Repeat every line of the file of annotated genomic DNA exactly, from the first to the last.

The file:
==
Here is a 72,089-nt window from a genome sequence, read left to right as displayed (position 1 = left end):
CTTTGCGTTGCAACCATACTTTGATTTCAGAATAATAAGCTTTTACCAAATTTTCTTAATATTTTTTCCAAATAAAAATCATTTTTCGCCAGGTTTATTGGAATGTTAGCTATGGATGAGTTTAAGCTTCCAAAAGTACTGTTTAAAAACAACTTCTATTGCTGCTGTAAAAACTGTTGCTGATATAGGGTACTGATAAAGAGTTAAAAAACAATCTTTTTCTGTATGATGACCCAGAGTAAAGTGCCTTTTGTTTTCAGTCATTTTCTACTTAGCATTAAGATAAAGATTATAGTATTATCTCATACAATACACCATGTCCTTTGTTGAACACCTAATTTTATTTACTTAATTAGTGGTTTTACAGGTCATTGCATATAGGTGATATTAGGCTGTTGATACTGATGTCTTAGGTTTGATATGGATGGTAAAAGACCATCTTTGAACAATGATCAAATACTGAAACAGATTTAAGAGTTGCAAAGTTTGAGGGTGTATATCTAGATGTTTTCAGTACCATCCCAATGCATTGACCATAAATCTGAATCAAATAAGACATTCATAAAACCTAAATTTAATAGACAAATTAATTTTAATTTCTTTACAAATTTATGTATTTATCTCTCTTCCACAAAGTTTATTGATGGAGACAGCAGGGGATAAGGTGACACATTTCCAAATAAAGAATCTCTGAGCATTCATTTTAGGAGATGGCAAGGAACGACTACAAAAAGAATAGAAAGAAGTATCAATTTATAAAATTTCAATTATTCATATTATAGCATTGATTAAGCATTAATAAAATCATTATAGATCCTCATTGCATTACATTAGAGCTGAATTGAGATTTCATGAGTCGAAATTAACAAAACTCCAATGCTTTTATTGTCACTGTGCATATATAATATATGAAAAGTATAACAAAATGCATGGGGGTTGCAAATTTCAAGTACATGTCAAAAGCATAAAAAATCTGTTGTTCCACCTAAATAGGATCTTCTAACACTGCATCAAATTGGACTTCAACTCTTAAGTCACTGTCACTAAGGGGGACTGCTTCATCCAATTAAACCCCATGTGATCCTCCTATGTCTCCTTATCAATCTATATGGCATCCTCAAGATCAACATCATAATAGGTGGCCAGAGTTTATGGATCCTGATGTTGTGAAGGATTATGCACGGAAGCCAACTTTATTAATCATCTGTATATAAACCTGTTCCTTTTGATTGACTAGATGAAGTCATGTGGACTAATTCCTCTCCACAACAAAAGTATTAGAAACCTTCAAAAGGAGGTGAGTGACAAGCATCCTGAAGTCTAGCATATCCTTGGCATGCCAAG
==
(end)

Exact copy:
Here is a 72,089-nt window from a genome sequence, read left to right as displayed (position 1 = left end):
CTTTGCGTTGCAACCATACTTTGATTTCAGAATAATAAGCTTTTACCAAATTTTCTTAATATTTTTTCCAAATAAAAATCATTTTTCGCCAGGTTTATTGGAATGTTAGCTATGGATGAGTTTAAGCTTCCAAAAGTACTGTTTAAAAACAACTTCTATTGCTGCTGTAAAAACTGTTGCTGATATAGGGTACTGATAAAGAGTTAAAAAACAATCTTTTTCTGTATGATGACCCAGAGTAAAGTGCCTTTTGTTTTCAGTCATTTTCTACTTAGCATTAAGATAAAGATTATAGTATTATCTCATACAATACACCATGTCCTTTGTTGAACACCTAATTTTATTTACTTAATTAGTGGTTTTACAGGTCATTGCATATAGGTGATATTAGGCTGTTGATACTGATGTCTTAGGTTTGATATGGATGGTAAAAGACCATCTTTGAACAATGATCAAATACTGAAACAGATTTAAGAGTTGCAAAGTTTGAGGGTGTATATCTAGATGTTTTCAGTACCATCCCAATGCATTGACCATAAATCTGAATCAAATAAGACATTCATAAAACCTAAATTTAATAGACAAATTAATTTTAATTTCTTTACAAATTTATGTATTTATCTCTCTTCCACAAAGTTTATTGATGGAGACAGCAGGGGATAAGGTGACACATTTCCAAATAAAGAATCTCTGAGCATTCATTTTAGGAGATGGCAAGGAACGACTACAAAAAGAATAGAAAGAAGTATCAATTTATAAAATTTCAATTATTCATATTATAGCATTGATTAAGCATTAATAAAATCATTATAGATCCTCATTGCATTACATTAGAGCTGAATTGAGATTTCATGAGTCGAAATTAACAAAACTCCAATGCTTTTATTGTCACTGTGCATATATAATATATGAAAAGTATAACAAAATGCATGGGGGTTGCAAATTTCAAGTACATGTCAAAAGCATAAAAAATCTGTTGTTCCACCTAAATAGGATCTTCTAACACTGCATCAAATTGGACTTCAACTCTTAAGTCACTGTCACTAAGGGGGACTGCTTCATCCAATTAAACCCCATGTGATCCTCCTATGTCTCCTTATCAATCTATATGGCATCCTCAAGATCAACATCATAATAGGTGGCCAGAGTTTATGGATCCTGATGTTGTGAAGGATTATGCACGGAAGCCAACTTTATTAATCATCTGTATATAAACCTGTTCCTTTTGATTGACTAGATGAAGTCATGTGGACTAATTCCTCTCCACAACAAAAGTATTAGAAACCTTCAAAAGGAGGTGAGTGACAAGCATCCTGAAGTCTAGCATATCCTTGGCATGCCAAG